Response to Text Sample- Grade 5
This released student sample, from the https://www.doe.mass.edu/, is analyzed for specific skills taught using the Empowering Writers approach. The sample features the skills that the student successfully applied and suggestions for improvement. Feel free to download the sample and use it as a guide to analyze your own student samples. As assessment time nears, this will provide you with specific feedback for your students as well as point you in the direction of the most effective lessons.
MCAS Released Item 2019
Response to Text - Grade 5
Topic: Feelings about the Future
Main Idea #1: know exactly what they want
Main Idea #2: determined
Main Idea #3: hopeful
This student understands the organization of a piece of exposition. Through the use of the detail generating questions to pull out important evidence and then explain that evidence, this was an effective piece. This Score Point 4 paper is a great example of the application of the Empowering Writers' skills.
- Organization: This piece includes an introduction, three main ideas and a conclusion following the pillar structure. The writer presents a central idea and develops the main ideas to support that central idea - how the main characters feel about their future. It was clear that the student understood the purpose for the writing.
- Main Ideas: The student included main ideas that were distinct from one another, and wrote a main idea sentence for each paragraph as the first sentence to focus the reader, however the main idea sentences are simplistic in nature.
- Sentence Structure/Word Choice: the student used some interesting sentence variety and word choice: “she continued to wonder and wish, he is being optimistic”
- Elaboration: The author was able to include elaboration through the use of the detail generating questions - What does it look like? And Why is it important? In this response to text, the detail generating questions provide a frame for locating specific evidence and explaining that evidence. What does it look like to be determined? The student writes, “In Lace Round the Sky, in paragraph 7 after Catalina says that she wants to be an astronomer, her father says, “Maybe if you work hard, you’ll be hired to clean the offices when you’re big enough, like your mother.” The writer goes on to explain why this is important, “But instead of giving up her dream she continued to wonder and wish.” This type of evidence and explanation are woven into each paragraph.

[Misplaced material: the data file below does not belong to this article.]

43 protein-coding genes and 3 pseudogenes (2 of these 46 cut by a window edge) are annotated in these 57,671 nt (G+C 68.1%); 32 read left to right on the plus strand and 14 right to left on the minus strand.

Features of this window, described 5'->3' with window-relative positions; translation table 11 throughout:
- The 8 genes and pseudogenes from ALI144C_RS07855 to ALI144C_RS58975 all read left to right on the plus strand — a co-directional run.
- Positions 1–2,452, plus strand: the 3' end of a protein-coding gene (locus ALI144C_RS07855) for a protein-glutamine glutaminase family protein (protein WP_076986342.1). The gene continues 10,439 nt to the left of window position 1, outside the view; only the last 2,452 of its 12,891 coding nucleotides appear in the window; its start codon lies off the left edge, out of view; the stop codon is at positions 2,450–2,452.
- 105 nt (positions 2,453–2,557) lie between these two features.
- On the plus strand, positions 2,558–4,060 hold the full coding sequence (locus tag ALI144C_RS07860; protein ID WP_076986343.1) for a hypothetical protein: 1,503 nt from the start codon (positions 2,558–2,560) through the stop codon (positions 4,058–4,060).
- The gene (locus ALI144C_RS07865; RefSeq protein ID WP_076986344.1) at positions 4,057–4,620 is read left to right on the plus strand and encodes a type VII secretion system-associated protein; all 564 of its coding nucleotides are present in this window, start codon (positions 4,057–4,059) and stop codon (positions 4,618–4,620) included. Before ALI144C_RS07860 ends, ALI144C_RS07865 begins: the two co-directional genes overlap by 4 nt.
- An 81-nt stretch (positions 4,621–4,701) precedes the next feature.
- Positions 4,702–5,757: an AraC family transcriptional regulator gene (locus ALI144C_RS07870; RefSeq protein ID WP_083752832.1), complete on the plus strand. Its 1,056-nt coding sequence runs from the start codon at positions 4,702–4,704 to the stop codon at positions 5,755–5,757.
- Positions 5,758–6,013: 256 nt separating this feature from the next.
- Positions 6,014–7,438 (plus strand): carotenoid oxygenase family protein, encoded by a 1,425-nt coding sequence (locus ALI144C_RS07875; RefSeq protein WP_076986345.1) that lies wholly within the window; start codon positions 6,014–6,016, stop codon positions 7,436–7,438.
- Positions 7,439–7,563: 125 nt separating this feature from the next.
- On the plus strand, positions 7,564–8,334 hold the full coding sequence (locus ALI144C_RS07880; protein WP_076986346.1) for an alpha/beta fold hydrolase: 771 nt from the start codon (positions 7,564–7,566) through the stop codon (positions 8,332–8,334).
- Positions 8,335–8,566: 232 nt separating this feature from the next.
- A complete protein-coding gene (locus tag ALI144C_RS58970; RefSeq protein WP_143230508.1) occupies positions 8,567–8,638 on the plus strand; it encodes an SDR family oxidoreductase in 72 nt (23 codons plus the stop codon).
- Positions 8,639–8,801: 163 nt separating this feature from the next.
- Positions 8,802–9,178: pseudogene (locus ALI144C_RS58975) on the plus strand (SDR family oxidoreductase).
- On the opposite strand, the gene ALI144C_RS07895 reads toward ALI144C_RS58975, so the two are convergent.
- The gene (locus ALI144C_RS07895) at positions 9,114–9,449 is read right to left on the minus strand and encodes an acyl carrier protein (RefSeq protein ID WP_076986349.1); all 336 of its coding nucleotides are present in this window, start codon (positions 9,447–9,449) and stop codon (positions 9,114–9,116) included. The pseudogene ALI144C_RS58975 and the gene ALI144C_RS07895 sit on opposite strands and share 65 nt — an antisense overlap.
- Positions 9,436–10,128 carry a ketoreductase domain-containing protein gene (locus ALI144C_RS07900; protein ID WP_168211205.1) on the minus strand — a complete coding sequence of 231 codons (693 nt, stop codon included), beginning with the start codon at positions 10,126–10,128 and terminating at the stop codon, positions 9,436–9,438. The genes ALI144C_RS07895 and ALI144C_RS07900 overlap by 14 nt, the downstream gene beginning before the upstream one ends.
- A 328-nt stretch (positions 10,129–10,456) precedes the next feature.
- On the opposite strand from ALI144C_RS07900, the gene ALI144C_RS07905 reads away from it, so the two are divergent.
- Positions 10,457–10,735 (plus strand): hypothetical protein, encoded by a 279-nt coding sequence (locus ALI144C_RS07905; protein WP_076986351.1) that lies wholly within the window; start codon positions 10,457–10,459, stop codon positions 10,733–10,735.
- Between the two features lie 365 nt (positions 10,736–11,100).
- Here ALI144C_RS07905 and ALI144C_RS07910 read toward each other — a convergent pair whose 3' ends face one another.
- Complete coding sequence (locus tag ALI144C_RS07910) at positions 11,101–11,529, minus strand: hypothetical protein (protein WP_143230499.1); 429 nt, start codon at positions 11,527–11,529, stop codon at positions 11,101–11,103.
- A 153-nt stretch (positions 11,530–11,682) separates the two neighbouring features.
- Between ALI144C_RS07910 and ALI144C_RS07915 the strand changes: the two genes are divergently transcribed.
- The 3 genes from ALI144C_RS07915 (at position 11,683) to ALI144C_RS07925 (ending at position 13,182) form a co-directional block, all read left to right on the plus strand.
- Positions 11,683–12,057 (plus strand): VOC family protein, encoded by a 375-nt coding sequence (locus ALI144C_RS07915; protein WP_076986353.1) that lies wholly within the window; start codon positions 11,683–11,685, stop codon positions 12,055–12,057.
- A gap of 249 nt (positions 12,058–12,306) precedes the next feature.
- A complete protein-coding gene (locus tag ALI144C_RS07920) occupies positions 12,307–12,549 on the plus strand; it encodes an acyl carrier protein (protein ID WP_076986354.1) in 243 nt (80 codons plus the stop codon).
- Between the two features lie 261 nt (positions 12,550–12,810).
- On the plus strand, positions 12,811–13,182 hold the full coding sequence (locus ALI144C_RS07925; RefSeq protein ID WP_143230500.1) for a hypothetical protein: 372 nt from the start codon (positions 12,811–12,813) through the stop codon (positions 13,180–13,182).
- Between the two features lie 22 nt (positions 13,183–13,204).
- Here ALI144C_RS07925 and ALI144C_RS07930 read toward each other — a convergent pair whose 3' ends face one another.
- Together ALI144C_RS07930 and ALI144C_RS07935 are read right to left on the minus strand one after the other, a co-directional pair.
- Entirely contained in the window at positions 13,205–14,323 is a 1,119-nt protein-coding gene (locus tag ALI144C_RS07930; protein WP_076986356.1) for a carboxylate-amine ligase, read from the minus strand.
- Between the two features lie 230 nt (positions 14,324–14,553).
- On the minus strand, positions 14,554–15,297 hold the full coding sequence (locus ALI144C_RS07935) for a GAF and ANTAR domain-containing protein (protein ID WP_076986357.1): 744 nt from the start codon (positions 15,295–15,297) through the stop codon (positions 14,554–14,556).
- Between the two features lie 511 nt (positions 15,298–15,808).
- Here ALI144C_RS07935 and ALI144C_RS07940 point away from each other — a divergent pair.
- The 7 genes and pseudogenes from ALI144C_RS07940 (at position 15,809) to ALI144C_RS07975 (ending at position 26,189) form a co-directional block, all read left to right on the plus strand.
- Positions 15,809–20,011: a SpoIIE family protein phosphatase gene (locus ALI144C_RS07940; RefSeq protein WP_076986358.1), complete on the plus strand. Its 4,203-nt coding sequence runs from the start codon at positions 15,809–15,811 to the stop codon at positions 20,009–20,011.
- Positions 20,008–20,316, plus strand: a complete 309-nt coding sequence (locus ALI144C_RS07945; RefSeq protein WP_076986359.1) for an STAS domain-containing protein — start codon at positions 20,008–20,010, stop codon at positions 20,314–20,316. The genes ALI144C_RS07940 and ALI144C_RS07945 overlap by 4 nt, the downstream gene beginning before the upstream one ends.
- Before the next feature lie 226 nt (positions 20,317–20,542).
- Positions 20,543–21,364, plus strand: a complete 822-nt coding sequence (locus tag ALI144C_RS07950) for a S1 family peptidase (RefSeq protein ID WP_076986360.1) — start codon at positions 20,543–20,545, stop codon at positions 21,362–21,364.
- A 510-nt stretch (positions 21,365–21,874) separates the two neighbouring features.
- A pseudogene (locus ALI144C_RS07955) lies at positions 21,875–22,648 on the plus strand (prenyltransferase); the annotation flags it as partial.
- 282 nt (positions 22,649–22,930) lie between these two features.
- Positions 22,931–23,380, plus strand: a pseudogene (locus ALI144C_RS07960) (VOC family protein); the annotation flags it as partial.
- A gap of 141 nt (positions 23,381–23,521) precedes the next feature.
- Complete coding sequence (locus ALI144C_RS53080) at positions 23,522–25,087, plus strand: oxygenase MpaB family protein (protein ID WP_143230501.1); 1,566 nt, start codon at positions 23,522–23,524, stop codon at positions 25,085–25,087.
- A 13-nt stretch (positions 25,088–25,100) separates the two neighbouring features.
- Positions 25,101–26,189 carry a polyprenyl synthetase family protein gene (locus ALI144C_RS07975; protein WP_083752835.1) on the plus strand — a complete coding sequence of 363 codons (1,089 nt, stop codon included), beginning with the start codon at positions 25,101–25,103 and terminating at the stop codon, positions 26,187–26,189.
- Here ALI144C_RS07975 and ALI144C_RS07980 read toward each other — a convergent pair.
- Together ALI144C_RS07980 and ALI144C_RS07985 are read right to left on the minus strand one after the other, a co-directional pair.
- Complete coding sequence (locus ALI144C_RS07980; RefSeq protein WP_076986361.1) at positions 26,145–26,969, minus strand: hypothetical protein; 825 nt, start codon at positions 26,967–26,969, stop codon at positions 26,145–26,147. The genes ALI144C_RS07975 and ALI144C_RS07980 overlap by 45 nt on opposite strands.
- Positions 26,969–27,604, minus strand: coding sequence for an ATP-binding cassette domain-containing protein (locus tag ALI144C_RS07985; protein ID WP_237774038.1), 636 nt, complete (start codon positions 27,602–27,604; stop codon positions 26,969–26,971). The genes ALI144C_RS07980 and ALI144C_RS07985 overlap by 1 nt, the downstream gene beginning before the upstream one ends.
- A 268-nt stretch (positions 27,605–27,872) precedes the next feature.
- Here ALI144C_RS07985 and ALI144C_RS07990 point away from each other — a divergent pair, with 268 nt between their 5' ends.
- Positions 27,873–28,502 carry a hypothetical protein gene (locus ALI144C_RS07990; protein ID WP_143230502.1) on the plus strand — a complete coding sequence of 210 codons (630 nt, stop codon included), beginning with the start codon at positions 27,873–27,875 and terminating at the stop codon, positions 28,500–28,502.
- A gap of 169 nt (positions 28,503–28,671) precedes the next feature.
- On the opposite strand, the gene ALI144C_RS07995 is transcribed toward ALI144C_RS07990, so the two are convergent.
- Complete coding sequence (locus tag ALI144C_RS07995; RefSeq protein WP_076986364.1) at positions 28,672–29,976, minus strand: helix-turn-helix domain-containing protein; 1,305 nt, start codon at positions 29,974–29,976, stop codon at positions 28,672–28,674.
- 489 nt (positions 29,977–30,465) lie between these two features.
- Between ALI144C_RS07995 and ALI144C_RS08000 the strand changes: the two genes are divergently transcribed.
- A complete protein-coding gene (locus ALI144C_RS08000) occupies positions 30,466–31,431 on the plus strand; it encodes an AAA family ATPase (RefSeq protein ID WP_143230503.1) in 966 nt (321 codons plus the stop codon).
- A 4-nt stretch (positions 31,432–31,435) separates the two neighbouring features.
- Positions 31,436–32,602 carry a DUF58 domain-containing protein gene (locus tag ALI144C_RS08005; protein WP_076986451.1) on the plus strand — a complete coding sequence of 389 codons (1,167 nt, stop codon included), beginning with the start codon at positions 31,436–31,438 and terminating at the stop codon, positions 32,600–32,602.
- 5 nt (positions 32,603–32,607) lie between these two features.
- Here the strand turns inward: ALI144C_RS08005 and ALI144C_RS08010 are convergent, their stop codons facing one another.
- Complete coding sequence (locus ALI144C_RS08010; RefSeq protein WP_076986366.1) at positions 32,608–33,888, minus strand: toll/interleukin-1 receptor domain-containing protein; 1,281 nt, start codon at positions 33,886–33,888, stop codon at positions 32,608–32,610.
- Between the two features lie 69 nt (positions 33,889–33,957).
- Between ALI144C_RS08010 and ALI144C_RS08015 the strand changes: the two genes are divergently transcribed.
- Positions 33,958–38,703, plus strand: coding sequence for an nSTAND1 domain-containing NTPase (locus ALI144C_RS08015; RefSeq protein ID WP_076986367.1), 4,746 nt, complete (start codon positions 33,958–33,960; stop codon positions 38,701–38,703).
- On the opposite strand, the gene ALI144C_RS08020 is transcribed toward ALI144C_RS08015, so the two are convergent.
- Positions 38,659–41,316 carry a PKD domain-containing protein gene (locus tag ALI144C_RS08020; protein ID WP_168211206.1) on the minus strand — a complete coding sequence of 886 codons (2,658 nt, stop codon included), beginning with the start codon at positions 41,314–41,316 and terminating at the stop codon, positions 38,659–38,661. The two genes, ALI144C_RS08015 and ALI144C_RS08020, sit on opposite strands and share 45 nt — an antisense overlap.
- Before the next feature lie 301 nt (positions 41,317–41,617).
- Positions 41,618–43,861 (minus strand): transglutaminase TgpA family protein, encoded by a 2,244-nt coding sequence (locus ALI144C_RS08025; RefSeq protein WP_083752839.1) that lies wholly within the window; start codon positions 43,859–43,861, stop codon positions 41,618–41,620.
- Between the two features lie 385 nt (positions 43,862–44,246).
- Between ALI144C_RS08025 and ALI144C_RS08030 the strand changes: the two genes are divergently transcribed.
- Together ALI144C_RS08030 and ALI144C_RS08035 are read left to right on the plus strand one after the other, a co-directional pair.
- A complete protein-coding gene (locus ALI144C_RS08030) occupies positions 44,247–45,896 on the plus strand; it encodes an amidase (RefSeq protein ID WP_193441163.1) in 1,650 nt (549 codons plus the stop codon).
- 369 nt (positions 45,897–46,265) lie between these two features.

- Introduction and Conclusion: The introduction paragraph established the topic by turning the prompt into the response and then outlines the main ideas in the piece through a topic sentence. The conclusion re-stated the prompt and the main ideas. These “bookends” provided coherence to the piece.
- Transitions: There were transitions within each paragraph that made it easy to read, however they were redundant in nature and the writing could certainly be enhanced using creative transitions and main idea sentence starters.
The student did a great job using details from each selection in order to show the similarities of their feelings. The grid above is a helpful tool in helping students to organize their thoughts. Using the grid: the source texts would be listed at the top and the main ideas down the side. By determining main ideas, the student can easily compare the texts within the main idea paragraphs instead of trying to write about one text, then the other, and finally to compare. This is a much more effective organizational structure to a compare/contrast essay.
See Section 3 Lesson 11 for more background on compare/contrast and a specific lesson plan along with sentence starters.
Feedback with Prescriptive Lesson:
CHOOSE a Focus Skill
Main Ideas/Reasons: The student would benefit from lessons on developing main ideas sentences that are creative and adding additional high level vocabulary.
- Section 2 Lesson 10 and 11: Alternatives to Boring, Redundant Main Idea Sentences
- Section 2 Lesson 15: Word Referents
Elaboration: The student would benefit by practicing how to state evidence through the use of creative sentence starters and to paraphrase in their own words at times.
- Section 3 Lesson 12 Paraphrasing
- Section 3 Lesson 13 Giving the Author Credit
- Section 4 Lesson 11: Transitional Words and Phrases